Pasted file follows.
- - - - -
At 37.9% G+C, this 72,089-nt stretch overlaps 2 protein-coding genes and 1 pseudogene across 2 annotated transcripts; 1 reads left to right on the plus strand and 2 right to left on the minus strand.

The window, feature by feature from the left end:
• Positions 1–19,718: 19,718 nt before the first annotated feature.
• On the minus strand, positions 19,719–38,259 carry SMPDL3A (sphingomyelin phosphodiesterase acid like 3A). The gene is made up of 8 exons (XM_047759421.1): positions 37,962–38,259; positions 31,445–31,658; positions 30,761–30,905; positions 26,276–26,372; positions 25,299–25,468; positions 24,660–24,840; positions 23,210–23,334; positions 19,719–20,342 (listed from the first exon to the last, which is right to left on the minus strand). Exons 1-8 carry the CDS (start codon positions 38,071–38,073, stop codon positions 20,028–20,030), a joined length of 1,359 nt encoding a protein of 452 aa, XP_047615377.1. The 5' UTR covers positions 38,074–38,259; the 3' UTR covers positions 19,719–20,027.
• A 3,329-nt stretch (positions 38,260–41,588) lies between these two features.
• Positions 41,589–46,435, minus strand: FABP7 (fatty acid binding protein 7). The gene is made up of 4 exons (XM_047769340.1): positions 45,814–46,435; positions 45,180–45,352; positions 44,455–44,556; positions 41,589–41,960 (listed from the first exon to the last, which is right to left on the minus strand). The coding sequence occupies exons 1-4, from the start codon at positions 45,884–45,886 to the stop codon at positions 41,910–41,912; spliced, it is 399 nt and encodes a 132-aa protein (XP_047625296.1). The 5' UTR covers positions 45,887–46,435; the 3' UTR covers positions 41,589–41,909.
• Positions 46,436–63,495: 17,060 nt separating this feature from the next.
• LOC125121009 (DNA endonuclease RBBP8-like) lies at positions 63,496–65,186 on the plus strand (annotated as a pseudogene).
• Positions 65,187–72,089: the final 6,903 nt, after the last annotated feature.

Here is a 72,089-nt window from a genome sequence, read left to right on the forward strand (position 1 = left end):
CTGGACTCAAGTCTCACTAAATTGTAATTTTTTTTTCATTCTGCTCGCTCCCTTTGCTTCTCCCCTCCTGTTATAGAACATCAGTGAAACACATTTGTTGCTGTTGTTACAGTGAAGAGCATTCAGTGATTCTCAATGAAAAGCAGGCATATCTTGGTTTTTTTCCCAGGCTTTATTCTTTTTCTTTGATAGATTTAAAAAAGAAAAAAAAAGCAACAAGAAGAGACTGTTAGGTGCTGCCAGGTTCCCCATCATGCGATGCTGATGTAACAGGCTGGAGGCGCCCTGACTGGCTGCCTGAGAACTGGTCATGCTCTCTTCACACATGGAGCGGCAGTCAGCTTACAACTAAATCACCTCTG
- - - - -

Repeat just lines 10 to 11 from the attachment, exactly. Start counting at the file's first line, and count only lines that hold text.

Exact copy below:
Here is a 72,089-nt window from a genome sequence, read left to right on the forward strand (position 1 = left end):
CTGGACTCAAGTCTCACTAAATTGTAATTTTTTTTTCATTCTGCTCGCTCCCTTTGCTTCTCCCCTCCTGTTATAGAACATCAGTGAAACACATTTGTTGCTGTTGTTACAGTGAAGAGCATTCAGTGATTCTCAATGAAAAGCAGGCATATCTTGGTTTTTTTCCCAGGCTTTATTCTTTTTCTTTGATAGATTTAAAAAAGAAAAAAAAAGCAACAAGAAGAGACTGTTAGGTGCTGCCAGGTTCCCCATCATGCGATGCTGATGTAACAGGCTGGAGGCGCCCTGACTGGCTGCCTGAGAACTGGTCATGCTCTCTTCACACATGGAGCGGCAGTCAGCTTACAACTAAATCACCTCTG